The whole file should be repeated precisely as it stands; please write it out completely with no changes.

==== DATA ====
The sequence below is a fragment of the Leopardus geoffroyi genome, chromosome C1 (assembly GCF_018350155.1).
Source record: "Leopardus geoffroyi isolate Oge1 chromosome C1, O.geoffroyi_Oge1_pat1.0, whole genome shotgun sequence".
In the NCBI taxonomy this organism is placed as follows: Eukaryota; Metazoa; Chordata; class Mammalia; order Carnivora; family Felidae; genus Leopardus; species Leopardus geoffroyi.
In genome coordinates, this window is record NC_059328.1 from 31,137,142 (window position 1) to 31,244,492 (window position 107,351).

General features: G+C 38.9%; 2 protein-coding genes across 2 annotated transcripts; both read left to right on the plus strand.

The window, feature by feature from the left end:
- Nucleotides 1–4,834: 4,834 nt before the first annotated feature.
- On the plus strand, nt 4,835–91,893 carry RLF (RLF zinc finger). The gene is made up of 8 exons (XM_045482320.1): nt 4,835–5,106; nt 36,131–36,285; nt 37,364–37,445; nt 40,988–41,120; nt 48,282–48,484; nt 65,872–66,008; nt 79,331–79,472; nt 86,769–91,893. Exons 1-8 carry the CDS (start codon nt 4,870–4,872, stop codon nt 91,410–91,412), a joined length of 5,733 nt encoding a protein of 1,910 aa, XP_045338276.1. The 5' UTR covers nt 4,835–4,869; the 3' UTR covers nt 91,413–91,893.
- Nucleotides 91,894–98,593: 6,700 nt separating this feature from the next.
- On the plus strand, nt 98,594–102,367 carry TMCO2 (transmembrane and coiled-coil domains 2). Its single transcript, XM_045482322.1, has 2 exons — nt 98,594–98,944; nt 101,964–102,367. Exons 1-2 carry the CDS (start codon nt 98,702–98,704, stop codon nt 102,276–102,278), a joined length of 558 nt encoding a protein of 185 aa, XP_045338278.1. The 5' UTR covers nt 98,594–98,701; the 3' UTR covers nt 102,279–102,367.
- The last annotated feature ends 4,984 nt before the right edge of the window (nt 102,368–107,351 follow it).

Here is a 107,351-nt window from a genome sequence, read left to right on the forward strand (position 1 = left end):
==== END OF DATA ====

The sequence below is a fragment of the Leopardus geoffroyi genome, chromosome C1 (assembly GCF_018350155.1).
Source record: "Leopardus geoffroyi isolate Oge1 chromosome C1, O.geoffroyi_Oge1_pat1.0, whole genome shotgun sequence".
In the NCBI taxonomy this organism is placed as follows: Eukaryota; Metazoa; Chordata; class Mammalia; order Carnivora; family Felidae; genus Leopardus; species Leopardus geoffroyi.
In genome coordinates, this window is record NC_059328.1 from 31,137,142 (window position 1) to 31,244,492 (window position 107,351).

General features: G+C 38.9%; 2 protein-coding genes across 2 annotated transcripts; both read left to right on the plus strand.

The window, feature by feature from the left end:
- Nucleotides 1–4,834: 4,834 nt before the first annotated feature.
- On the plus strand, nt 4,835–91,893 carry RLF (RLF zinc finger). The gene is made up of 8 exons (XM_045482320.1): nt 4,835–5,106; nt 36,131–36,285; nt 37,364–37,445; nt 40,988–41,120; nt 48,282–48,484; nt 65,872–66,008; nt 79,331–79,472; nt 86,769–91,893. Exons 1-8 carry the CDS (start codon nt 4,870–4,872, stop codon nt 91,410–91,412), a joined length of 5,733 nt encoding a protein of 1,910 aa, XP_045338276.1. The 5' UTR covers nt 4,835–4,869; the 3' UTR covers nt 91,413–91,893.
- Nucleotides 91,894–98,593: 6,700 nt separating this feature from the next.
- On the plus strand, nt 98,594–102,367 carry TMCO2 (transmembrane and coiled-coil domains 2). Its single transcript, XM_045482322.1, has 2 exons — nt 98,594–98,944; nt 101,964–102,367. Exons 1-2 carry the CDS (start codon nt 98,702–98,704, stop codon nt 102,276–102,278), a joined length of 558 nt encoding a protein of 185 aa, XP_045338278.1. The 5' UTR covers nt 98,594–98,701; the 3' UTR covers nt 102,279–102,367.
- The last annotated feature ends 4,984 nt before the right edge of the window (nt 102,368–107,351 follow it).

Here is a 107,351-nt window from a genome sequence, read left to right on the forward strand (position 1 = left end):